To prevent your app or your browser from complaining (or even stop working) about a wrong certificate you should make your device trust the WATOBO CA. This CA is used to generate the fake server certificates. The CA certificate is generated the first time you start WATOBO and is written to /root/.watobo/CA/cacert.pem

To make your iPhone trust this certificate, send the cacert.pem file via email to your device and install it.

Start Netfilter Server

Next we have to start the Netfilter Server. This is our userland process which handles incoming requests before they are redirected to the proxy necessary to keep track of the original destination. I first tried to implement this service inside the WATOBO core process but I run into problems crashing WATOBO imediately. I guess there were some conflicts with other IO streams. My second attempt was to implement it as an XML/RPC service but the same problems occured. Now the process is implemented as a DRb (Distributed Ruby) service which seems to be much more stable. You can get more infos about DRb here.

So, to run this service type:

Unfortunately this service also crashes or hangs from time to time. So just keep an eye on the shell where you started the service. If you see any error message or the service stopped working a simple restart will let the communication continue without any problems.

If I find some time I will write a watchdog service or maybe you want to do it? ;)

Configure IPTables

Ok, now IPTables comes on the scene. We use it for two tasks:
First, we have to redirect incoming traffic imediatly to our Netfilter Server before routing takes place. This can be done with the mangle table of the pre-routing chain. You can find detailed information about IPTables packet-flow here: http://www.linuxhomenetworking.com/wiki/index.php/Quick_HOWTO_:_Ch14_:_Linux_Firewalls_Using_iptables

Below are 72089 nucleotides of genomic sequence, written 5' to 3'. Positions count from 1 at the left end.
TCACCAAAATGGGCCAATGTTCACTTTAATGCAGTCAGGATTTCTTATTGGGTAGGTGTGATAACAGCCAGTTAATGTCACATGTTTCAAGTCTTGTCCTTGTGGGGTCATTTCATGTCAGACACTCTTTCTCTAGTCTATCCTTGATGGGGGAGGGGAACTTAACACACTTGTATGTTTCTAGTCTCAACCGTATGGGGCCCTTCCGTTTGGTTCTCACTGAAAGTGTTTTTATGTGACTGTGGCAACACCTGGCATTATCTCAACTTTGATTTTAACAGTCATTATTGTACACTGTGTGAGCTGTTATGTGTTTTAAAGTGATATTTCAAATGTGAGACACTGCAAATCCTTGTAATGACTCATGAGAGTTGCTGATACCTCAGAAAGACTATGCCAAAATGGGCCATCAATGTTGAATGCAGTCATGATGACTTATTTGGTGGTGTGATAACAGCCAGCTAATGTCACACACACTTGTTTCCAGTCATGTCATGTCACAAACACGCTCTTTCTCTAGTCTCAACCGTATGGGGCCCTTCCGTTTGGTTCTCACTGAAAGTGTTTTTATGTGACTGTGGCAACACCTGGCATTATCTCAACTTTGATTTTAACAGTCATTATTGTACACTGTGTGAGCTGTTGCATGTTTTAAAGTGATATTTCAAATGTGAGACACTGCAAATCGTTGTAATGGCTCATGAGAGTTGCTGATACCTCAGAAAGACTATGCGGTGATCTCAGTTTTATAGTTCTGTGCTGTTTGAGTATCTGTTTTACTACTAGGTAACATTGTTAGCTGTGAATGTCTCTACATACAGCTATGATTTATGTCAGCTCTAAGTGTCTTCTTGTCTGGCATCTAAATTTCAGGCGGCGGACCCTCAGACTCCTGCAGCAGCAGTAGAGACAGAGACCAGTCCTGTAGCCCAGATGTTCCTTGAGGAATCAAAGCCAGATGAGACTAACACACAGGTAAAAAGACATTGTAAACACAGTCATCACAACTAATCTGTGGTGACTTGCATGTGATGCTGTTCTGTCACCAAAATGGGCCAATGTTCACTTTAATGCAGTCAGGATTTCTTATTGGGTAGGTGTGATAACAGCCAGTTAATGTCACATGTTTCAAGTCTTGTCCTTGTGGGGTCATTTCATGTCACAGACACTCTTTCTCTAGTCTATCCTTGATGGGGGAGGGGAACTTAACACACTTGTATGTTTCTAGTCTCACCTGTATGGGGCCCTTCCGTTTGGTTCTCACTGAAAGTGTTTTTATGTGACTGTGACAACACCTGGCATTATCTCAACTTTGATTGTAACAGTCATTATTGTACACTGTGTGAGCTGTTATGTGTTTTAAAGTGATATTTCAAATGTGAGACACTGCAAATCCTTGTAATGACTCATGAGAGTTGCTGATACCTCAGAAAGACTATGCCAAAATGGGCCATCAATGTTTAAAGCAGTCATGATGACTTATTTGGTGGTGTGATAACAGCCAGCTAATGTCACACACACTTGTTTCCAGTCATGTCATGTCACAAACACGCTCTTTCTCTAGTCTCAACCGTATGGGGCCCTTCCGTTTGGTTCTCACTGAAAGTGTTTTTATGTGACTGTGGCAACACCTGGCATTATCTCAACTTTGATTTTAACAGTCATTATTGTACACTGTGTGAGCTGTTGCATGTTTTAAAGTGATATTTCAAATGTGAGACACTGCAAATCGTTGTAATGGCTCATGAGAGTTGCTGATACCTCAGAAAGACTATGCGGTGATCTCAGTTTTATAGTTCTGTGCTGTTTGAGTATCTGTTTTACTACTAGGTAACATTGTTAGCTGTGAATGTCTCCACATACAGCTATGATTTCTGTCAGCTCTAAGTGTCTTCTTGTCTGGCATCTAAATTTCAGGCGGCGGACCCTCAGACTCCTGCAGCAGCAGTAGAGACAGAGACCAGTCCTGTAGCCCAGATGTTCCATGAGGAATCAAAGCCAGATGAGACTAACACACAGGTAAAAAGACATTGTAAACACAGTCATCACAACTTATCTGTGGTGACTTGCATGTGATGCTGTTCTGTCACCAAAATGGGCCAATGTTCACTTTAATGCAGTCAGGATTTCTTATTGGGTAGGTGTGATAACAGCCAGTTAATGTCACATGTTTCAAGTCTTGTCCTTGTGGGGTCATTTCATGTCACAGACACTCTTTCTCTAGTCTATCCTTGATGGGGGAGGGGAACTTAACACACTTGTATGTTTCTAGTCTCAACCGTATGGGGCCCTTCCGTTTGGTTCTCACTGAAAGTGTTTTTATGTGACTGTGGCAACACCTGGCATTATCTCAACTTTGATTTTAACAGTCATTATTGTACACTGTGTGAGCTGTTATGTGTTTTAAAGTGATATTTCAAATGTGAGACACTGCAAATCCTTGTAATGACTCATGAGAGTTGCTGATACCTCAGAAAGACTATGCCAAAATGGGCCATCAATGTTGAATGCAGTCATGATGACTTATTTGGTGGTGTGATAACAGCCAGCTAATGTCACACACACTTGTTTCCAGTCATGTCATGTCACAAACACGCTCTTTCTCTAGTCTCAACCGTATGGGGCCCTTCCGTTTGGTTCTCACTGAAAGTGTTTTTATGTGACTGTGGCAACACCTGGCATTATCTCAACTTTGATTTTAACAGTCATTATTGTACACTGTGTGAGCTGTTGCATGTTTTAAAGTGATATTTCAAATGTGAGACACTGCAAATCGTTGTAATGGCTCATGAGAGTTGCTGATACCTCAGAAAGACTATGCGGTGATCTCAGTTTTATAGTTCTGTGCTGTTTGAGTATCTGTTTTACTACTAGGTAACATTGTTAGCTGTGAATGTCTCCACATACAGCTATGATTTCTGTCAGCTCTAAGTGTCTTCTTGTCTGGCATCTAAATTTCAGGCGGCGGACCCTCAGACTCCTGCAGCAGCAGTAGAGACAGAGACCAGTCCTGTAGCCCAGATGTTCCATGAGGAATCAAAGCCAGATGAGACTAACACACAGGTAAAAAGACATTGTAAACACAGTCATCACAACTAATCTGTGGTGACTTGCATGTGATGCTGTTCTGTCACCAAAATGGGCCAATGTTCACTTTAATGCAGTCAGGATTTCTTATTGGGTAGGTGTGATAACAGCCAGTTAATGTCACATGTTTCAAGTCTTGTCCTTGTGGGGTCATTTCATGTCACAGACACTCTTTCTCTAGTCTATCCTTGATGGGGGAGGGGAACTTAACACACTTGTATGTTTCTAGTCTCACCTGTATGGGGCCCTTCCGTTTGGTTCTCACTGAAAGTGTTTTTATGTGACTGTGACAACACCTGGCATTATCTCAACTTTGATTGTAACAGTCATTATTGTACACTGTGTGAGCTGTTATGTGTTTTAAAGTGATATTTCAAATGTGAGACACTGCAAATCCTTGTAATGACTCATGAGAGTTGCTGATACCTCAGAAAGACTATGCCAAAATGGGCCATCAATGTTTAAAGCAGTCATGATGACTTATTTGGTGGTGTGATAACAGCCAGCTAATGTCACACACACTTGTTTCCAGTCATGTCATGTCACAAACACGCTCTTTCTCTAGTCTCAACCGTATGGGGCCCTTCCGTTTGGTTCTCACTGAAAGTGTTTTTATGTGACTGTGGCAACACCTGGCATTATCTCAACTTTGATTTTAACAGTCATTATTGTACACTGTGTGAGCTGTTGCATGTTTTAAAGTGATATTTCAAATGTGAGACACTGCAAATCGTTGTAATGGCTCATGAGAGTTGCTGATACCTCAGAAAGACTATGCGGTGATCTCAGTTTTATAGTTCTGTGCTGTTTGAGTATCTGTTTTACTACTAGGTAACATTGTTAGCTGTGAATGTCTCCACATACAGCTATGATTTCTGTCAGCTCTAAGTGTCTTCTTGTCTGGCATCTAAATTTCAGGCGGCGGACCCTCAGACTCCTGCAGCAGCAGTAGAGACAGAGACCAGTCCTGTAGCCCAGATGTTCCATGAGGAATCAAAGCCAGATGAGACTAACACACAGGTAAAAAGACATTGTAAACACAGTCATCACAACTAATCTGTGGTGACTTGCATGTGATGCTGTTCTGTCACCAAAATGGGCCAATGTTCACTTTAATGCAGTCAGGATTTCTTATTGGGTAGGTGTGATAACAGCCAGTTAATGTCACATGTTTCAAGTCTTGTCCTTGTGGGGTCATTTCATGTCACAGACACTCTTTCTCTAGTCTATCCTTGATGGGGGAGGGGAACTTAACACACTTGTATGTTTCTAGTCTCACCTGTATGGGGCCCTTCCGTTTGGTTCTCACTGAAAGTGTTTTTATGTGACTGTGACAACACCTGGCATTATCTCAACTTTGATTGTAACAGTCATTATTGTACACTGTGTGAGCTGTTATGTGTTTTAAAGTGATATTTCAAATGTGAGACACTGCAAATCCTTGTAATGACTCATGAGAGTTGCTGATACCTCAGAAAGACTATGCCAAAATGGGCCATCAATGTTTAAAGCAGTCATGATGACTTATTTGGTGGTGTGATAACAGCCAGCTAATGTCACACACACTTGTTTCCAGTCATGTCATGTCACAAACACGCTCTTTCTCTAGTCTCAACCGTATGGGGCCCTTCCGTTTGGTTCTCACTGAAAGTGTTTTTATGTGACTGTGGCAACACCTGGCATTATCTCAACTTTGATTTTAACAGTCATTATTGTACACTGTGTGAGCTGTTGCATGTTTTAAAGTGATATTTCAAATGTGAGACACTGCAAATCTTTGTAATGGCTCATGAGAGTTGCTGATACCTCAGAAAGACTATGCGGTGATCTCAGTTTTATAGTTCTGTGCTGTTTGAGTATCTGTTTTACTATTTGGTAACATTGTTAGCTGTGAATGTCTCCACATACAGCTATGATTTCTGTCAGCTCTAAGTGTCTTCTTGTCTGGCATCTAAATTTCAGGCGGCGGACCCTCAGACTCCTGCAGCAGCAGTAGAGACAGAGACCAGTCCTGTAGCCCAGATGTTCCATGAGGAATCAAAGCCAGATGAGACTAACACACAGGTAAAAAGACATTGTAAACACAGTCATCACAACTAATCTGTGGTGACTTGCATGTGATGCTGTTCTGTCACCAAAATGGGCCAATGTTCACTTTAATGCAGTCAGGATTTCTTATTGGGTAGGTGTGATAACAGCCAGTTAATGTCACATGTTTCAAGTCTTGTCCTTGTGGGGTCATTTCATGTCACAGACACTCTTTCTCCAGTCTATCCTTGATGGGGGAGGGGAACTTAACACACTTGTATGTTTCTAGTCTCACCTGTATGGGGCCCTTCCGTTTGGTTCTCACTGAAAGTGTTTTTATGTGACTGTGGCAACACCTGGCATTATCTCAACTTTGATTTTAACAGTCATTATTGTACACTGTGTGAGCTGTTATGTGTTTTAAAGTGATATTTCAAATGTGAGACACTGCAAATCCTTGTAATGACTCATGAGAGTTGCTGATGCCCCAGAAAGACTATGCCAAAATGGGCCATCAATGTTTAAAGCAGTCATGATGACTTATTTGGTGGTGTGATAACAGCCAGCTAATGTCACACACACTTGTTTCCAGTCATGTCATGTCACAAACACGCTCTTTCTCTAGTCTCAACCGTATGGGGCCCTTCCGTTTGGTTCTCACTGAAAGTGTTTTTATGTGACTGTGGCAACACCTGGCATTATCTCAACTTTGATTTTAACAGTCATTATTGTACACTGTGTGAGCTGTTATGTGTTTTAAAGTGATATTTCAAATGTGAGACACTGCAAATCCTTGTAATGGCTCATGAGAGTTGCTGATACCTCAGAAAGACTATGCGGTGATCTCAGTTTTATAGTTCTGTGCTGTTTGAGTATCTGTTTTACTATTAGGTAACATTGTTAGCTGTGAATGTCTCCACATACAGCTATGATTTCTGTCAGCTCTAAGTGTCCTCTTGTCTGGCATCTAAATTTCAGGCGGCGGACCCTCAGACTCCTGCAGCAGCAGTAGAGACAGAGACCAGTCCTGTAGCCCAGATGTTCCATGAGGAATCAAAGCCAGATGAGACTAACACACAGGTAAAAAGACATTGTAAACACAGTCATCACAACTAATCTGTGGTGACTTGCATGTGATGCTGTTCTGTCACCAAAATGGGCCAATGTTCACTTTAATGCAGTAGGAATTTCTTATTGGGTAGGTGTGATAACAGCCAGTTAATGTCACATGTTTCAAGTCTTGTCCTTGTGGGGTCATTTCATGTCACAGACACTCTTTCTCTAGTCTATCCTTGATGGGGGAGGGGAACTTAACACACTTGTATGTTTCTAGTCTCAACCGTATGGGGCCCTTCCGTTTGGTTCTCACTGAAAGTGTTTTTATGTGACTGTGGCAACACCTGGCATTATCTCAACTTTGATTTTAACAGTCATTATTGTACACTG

In our lab setup we only redirect traffic using port 443 because we have to keep track of the original destination of encrypted connections - we don't get a CONNECT request when running transparent. This is not necessary for regular HTTP traffic. Here we can extract the original destination from the HTTP Server Header. Anyway, to not slow down communication too much we only want to redirect SYN packets. This can be done with the following command:

iptables -t mangle -A PREROUTING -p tcp -m state --dport 443 --state NEW -j NFQUEUE --queue-num 0

After the packet has been processed by our Netfilter Server it's passed back to the regular packet-flow of IPTables.

The second task is to redirect the traffic to the WATOBO proxy. We do this for the ports 80 and 443:

iptables -t nat -A PREROUTING -i wlan0 -p tcp -m tcp -j REDIRECT --dport 443 --to-ports 8081
iptables -t nat -A PREROUTING -i wlan0 -p tcp -m tcp -j REDIRECT --dport 80 --to-ports 8081

You can download a little script which does all the necessary IPTables commands for you here or using wget:

wget http://watobo.sourceforge.net/extras/watobo-transparent.sh

 Start Analyzing Your App

Finally just start the app you want to analyze. You don't have to configure a proxy. If everything went well you should see all the requests in the conversation table of WATOBO - ready to perform some nice checks ;)

Have Phun!

Freitag, 29. Juni 2012

Installing WATOBO on BackTrack 5R2

The following script installs all necessary gems on your BackTrack system:
# WATOBO-Installer for BackTrack 5R2 - may work on other distros too.
# Version: 1.0
# Date: 26.06.2012
# Author: Andreas Schmidt
info() {
printf "\033[36m$*\033[0m\n"
head() {
printf "\033[31m$*\033[0m\n"
head "##############################################"
head "# W A T O B O - I N S T A L L E R #"
head "##############################################"
echo "Adding /root/.gem/ruby/1.9.2/bin/ to your PATH .."
echo 'export PATH=$PATH:/root/.gem/ruby/1.9.2/bin/' >> /root/.bashrc
export PATH=$PATH:/root/.gem/ruby/1.9.2/bin/

echo "Installing needed gems ..."
for G in selenium-webdriver mechanize fxruby net-http-digest_auth net-http-persistent nokogiri domain_name unf webrobots ntlm-http net-http-pipeline watobo
info ">> $G"
gem install --user-install $G

info "Installation finished."
echo "Type watobo_gui.rb to start WATOBO."
echo "For manuals/videos and general information about WATOBO please check:"
echo "* http://watobo.sourceforge.net/"

Get the most recent script [here].
wget http://watobo.sourceforge.net/extras/watobo-installer.sh